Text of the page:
Neither Korea nor Japan instituted government mandated total lock downs.
They did have some government restrictions, but not as much as many areas in the United States, did.
Korea did use widespread testing, contact tracing, and treatments.
The citizenry of those countries bow, rather than shake hands, already commonly wear masks, because of the widespread air pollutions that blows in from China, and because they have had pandemics before, more regularly, historically, compared to Western nations.
And the citizenry of those countries are much more likely to follow suggestions from authority figures.
It is also noteworthy, that those countries revere the elderly, culturally, and it is extremely unlikely that that the general public would consider it appropriate to take a view of, “this disease only kills old people therefore it is not my concern.”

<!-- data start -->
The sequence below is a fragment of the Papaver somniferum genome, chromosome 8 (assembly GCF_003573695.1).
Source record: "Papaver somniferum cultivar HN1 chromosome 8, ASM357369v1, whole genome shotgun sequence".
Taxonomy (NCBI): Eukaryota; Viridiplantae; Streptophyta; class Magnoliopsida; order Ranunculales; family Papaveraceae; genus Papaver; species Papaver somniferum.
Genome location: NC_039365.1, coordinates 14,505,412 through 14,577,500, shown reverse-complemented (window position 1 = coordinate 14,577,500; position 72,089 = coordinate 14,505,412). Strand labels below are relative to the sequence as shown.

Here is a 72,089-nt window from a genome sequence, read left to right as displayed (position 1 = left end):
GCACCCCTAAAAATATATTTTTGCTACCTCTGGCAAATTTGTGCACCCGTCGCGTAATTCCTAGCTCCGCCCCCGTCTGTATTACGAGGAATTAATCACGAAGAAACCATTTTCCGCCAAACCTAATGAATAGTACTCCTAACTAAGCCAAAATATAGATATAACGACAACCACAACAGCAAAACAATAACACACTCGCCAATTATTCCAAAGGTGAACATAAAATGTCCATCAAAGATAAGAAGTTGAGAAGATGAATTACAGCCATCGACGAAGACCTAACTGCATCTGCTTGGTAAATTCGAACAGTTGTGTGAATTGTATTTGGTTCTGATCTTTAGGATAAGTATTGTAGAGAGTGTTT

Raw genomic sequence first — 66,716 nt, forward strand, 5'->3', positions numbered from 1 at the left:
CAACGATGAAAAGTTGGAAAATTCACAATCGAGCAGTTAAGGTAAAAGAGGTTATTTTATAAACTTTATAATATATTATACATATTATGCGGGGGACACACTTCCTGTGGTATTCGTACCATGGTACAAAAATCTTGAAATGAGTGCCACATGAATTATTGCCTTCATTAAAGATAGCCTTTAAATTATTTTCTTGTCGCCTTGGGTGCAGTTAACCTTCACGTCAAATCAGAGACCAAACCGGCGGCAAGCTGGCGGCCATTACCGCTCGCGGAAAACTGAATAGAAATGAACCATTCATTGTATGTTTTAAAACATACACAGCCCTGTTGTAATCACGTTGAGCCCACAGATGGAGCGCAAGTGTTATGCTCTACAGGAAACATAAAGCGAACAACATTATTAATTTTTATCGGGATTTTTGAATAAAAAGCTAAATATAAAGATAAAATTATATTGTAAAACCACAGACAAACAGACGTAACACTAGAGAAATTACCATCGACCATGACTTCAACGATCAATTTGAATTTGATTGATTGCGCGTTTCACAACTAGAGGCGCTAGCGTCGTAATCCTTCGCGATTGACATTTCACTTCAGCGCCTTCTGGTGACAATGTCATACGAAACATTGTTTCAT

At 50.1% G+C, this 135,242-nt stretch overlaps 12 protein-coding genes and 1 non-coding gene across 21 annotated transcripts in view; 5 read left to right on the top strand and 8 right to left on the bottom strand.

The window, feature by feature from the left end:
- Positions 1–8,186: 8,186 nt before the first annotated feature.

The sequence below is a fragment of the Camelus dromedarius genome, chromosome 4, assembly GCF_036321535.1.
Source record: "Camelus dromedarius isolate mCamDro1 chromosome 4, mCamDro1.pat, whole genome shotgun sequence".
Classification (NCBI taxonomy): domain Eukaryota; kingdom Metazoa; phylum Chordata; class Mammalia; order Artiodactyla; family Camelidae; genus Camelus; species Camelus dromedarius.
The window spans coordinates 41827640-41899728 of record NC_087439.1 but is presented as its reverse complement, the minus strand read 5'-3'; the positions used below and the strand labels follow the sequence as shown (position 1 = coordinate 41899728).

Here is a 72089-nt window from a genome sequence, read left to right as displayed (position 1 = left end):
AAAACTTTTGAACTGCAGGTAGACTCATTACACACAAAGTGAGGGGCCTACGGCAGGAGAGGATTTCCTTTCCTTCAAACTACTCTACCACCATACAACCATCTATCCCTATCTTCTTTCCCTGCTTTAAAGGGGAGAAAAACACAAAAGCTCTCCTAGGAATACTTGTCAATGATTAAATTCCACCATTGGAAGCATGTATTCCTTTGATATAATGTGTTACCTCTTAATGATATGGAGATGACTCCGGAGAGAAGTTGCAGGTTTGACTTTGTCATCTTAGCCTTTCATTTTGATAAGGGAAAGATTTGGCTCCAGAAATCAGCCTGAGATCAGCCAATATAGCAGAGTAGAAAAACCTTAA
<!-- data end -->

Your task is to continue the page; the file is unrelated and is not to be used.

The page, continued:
On the other hand, there are also massive downsides to cultures that are overly authority figure driven, and Japan and Korea remain contenders for the most racist countries on the planet, have some fairly horrific rape cultures, and resultantly have some of the highest suicide rates in the world.
In fact, Japan’s suicide rate equals the U.S. murder and suicide rate combined, and South Korea’s suicide rate is much higher than Japan’s.
So, every culture has advantages and disadvantages.